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With new in-memory analytics engine, Tableau looks to supercharge data visualization
January 12, 2018 News analytics big data

 

Tableau Software Inc. said today it has managed to jack up the speed at which enterprises can visualize important data for decision-makers.

This morning the company launched a new release of its namesake business intelligence platform that processes information as much as five times faster than the previous release. The performance gains can potentially be even bigger for some specific operations. Speaking to ZDNet, Tableau Chief Executive Adam Selipsky said that extracting a million rows of data from an external source now takes 10 seconds compared with five minutes before.

The credit for the speed boost goes to the new analytics engine that can be found in Tableau 10.5. Dubbed Hyper, the database was originally developed by a German startup of the same name that the data visualization giant acquired in 2016. The system keeps records in memory during analysis to avoid the delay of fetching them from storage and can ingest new information at the same time.

In practice, this means that users will have to spend much less time waiting for their queries to be executed. Tableau said Hyper also makes it easier to work with big data sets that until now had to be split up because of processing time constraints.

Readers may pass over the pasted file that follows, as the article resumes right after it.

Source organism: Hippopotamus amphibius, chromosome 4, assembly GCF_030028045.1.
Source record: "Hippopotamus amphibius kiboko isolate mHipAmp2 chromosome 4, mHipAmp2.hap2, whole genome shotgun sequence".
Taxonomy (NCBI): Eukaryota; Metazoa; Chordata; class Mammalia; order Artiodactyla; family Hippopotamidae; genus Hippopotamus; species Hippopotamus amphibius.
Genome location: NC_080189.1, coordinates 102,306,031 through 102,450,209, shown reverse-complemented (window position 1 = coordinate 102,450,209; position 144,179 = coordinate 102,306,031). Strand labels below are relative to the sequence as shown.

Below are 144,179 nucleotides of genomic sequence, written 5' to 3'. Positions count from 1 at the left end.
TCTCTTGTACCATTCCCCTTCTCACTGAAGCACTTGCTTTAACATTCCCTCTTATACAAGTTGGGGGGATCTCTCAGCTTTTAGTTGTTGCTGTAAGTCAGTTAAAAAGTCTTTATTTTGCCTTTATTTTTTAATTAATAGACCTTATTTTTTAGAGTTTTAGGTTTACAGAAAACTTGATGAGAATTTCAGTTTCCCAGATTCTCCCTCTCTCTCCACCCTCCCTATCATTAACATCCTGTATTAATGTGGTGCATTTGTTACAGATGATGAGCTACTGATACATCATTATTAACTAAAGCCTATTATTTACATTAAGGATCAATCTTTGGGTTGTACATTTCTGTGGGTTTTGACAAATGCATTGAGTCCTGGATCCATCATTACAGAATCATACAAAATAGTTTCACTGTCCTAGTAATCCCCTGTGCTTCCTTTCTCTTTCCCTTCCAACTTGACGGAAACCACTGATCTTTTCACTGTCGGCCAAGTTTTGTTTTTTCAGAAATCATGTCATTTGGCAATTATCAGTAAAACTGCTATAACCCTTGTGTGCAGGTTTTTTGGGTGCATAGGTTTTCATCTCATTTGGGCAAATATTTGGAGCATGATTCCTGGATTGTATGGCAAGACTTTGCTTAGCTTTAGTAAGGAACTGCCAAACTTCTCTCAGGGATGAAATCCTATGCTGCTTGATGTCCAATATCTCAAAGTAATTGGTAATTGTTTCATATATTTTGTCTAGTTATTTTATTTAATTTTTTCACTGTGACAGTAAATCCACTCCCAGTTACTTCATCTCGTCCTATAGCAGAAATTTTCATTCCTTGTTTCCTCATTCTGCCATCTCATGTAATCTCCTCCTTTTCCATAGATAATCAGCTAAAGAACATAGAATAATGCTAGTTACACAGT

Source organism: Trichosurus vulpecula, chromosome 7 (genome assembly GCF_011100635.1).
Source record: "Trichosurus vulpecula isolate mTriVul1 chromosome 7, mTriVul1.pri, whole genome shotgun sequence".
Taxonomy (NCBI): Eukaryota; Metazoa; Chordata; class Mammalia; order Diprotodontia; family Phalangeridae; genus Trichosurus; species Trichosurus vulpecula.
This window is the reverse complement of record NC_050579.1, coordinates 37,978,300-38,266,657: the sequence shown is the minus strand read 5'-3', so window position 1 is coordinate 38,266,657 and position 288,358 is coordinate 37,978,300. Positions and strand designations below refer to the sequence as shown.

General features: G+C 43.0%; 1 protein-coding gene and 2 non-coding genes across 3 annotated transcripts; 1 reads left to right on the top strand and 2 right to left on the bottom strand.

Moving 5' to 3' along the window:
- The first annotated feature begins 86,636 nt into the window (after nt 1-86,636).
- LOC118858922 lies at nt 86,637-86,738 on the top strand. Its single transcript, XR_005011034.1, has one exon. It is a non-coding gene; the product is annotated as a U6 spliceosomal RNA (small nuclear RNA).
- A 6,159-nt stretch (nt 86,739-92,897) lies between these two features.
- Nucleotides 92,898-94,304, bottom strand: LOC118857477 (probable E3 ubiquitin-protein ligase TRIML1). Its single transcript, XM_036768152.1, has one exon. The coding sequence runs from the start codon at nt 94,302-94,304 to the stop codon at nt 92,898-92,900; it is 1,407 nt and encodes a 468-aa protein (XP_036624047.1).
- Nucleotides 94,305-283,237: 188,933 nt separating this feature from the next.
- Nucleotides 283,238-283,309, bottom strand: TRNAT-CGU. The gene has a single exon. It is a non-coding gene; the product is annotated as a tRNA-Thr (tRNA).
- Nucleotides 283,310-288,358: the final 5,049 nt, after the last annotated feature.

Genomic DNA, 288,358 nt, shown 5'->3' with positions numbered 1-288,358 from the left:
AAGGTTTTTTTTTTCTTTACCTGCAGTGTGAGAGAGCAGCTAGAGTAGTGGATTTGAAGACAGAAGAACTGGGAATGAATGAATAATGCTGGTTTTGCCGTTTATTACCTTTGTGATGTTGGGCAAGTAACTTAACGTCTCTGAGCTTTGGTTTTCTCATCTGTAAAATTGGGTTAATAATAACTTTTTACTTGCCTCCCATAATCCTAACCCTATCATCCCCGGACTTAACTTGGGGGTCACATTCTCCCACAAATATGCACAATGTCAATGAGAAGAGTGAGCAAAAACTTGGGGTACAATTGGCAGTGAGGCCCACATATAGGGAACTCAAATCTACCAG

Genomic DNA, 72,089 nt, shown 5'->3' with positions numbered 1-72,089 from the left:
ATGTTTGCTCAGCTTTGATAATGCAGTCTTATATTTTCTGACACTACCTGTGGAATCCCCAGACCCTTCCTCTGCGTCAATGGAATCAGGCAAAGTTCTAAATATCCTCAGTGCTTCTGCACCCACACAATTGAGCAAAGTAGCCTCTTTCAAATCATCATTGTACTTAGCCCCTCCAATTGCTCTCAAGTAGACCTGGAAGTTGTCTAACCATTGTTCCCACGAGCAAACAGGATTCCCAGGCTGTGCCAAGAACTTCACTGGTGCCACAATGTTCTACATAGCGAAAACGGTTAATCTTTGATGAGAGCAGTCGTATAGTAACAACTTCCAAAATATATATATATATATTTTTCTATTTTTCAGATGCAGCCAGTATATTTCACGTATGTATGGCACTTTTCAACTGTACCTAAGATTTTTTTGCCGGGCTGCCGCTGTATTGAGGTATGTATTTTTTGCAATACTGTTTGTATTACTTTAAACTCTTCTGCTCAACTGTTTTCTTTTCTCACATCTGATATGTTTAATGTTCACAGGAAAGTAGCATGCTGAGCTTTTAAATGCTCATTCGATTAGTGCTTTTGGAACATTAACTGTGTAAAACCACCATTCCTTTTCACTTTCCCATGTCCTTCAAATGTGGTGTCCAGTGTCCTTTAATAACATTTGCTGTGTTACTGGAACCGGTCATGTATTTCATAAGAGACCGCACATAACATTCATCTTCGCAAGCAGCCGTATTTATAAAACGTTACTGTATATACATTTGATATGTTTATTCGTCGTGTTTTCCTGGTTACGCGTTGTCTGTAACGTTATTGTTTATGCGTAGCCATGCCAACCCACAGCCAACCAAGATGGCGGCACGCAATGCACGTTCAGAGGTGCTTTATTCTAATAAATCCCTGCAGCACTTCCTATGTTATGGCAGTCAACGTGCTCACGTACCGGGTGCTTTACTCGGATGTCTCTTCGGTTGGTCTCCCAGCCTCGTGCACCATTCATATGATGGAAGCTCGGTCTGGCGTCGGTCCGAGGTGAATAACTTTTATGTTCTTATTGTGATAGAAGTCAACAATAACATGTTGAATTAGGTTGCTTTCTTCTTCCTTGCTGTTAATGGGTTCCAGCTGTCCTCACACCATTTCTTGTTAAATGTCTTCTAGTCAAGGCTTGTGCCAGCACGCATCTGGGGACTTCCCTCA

The engine is rolling out alongside Viz in Toolkit, a new front-end feature likewise intended to make large volumes of information more digestible. The capability enables analysts to place data that otherwise might not fit into dashboard in pop-ups that appear when a user hovers the mouse over certain sections of a visualization.

One area where Viz in Tooltips might come handy is geospatial analysis. A graph visualizing a company’s domestic sales, for example, could be augmented to show a month-by-month revenue breakdown for the state on which the viewer places their cursor. The feature can thus remove the need for users to open a separate chart in a new tab while not overcrowding the original dashboard.

Rounding out the update is the addition of Linux support to Tableau Service. The product, which is offered separately from Tableau’s data visualization tool, provides a portal where an analyst can publish graphs and data sources for colleagues to access.

This article was originally published on siliconangle.com and can be viewed in full

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